As for Sibug's competency to stand trial, the Perkins evaluation stated that, although Sibug understood the operation and purpose of the judicial system, he was convinced that he would not receive a fair trial because " the judicial system and its agents are 'of Satan,'" and the prosecution against him was a battle between the " righteous" and the " wicked." He therefore intended to base his defense on Scripture. The evaluation concluded that Sibug was unable to " appreciate" the proceedings against him or to assist a lawyer in his defense, particularly if the lawyer did not share his religious beliefs. In light of that evaluation, the circuit court found, on January 13, 2000, that Sibug was not competent to stand trial and then ordered that Sibug be committed to the Department for [219 Md.App. 364] inpatient care and treatment at Perkins until the court was " satisfied that [he was] no longer incompetent to stand trial."
Four months later, on May 1, 2000, Perkins sent the circuit court a letter and a new evaluation that opined that, in its view, Sibug was now competent to stand trial and, furthermore, it believed that he was " criminally responsible"  at the time of the offense. Sibug's trial was subsequently set for August 28, 2000. But three-and-a-half weeks before that trial was to occur, the court received, on August 3, 2000, yet another letter from Perkins. This letter advised that Sibug's condition had " deteriorated" and that, consequently, he was currently not competent to stand trial.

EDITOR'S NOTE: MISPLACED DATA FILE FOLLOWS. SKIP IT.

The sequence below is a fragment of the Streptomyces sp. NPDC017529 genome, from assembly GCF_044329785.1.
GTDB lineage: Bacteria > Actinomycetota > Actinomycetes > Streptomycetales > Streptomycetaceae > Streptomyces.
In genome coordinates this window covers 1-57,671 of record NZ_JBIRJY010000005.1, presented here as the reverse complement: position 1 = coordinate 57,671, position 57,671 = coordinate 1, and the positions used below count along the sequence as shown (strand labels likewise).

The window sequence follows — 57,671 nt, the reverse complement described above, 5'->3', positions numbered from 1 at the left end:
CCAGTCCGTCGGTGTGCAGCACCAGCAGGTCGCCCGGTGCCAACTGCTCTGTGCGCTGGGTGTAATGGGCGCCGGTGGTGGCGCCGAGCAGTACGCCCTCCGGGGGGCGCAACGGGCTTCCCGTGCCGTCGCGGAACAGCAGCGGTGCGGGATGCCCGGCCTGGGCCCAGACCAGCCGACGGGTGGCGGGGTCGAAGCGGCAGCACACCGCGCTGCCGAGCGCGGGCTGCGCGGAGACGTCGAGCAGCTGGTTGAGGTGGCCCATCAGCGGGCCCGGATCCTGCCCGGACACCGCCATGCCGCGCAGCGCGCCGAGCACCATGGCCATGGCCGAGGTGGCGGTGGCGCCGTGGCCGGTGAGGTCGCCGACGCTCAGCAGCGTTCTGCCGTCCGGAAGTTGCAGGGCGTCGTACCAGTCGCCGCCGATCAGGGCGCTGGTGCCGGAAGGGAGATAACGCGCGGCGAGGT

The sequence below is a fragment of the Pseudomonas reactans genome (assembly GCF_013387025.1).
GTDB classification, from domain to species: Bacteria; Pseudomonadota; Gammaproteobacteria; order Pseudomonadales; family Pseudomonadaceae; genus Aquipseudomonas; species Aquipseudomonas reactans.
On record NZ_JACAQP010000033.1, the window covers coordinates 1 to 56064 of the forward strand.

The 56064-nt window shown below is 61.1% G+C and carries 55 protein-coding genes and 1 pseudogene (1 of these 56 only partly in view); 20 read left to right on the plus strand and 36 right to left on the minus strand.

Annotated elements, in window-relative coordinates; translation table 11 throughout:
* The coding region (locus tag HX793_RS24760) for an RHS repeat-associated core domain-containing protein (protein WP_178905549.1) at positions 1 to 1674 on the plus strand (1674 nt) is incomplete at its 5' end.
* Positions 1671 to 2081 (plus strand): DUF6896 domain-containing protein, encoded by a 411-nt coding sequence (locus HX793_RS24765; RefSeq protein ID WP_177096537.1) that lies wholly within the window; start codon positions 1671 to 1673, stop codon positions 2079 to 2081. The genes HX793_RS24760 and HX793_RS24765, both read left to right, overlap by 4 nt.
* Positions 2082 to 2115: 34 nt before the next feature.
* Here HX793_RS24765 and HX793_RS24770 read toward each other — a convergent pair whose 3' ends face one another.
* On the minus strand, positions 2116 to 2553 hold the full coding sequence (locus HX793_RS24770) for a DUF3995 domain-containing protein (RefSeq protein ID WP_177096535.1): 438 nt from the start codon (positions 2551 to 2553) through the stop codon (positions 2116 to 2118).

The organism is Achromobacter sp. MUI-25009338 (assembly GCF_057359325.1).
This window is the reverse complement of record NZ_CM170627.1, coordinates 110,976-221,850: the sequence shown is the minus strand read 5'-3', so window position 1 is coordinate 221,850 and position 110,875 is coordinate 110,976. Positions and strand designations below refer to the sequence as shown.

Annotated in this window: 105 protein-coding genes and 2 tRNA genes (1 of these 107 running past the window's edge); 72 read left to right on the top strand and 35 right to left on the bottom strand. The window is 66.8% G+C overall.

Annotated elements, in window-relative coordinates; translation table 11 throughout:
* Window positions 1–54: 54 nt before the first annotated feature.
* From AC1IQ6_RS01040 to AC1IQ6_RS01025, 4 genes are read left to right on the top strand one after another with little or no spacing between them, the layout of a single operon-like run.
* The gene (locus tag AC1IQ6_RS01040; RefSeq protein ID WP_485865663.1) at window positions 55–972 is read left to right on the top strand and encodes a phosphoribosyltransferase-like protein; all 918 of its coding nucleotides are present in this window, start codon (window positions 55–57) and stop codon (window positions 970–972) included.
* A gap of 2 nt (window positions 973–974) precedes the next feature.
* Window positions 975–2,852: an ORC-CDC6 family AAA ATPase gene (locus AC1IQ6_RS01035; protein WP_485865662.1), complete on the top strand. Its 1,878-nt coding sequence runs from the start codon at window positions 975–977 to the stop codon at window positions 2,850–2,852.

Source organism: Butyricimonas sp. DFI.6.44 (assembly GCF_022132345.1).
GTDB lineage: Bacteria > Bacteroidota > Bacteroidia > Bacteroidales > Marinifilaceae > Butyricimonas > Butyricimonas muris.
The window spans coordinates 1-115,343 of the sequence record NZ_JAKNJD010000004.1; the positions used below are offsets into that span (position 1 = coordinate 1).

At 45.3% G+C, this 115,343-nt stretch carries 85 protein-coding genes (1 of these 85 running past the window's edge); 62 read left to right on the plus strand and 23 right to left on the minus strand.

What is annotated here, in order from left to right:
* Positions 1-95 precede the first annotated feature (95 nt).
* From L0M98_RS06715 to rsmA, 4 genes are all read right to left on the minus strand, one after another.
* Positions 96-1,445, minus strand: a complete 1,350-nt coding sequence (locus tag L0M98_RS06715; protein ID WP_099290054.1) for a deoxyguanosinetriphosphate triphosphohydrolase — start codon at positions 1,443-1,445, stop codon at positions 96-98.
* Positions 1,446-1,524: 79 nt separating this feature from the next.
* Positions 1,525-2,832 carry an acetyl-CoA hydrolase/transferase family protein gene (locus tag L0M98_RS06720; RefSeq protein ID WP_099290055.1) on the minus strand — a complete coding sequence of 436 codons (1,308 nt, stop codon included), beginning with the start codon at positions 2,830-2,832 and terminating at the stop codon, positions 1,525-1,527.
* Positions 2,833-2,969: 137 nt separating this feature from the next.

Almost three years later, on May 27, 2003, Perkins sent another letter to the circuit court, informing it that Sibug's condition had improved as a result of the medication he was receiving and that, as a consequence, Sibug was now competent to stand trial. Although Perkins requested
that the court schedule a hearing to determine Sibug's competence to do so and attached, to that letter, a " draft order of competence" for the court to execute, the record does not contain this order or provide any indication that a hearing was ever held.
On September 22, 2003, Sibug entered, in the Baltimore County circuit court, pleas of not guilty and not criminally responsible " at the time of the commission of the offenses alleged," but did not claim that he was not competent to stand trial. Two days later, the circuit court, once again, ordered the Department to examine Sibug and determine whether he was criminally responsible " at the time of [his] alleged criminal conduct." But nothing in that order required the Department [219 Md.App. 365] to determine whether Sibug was presently competent to stand trial.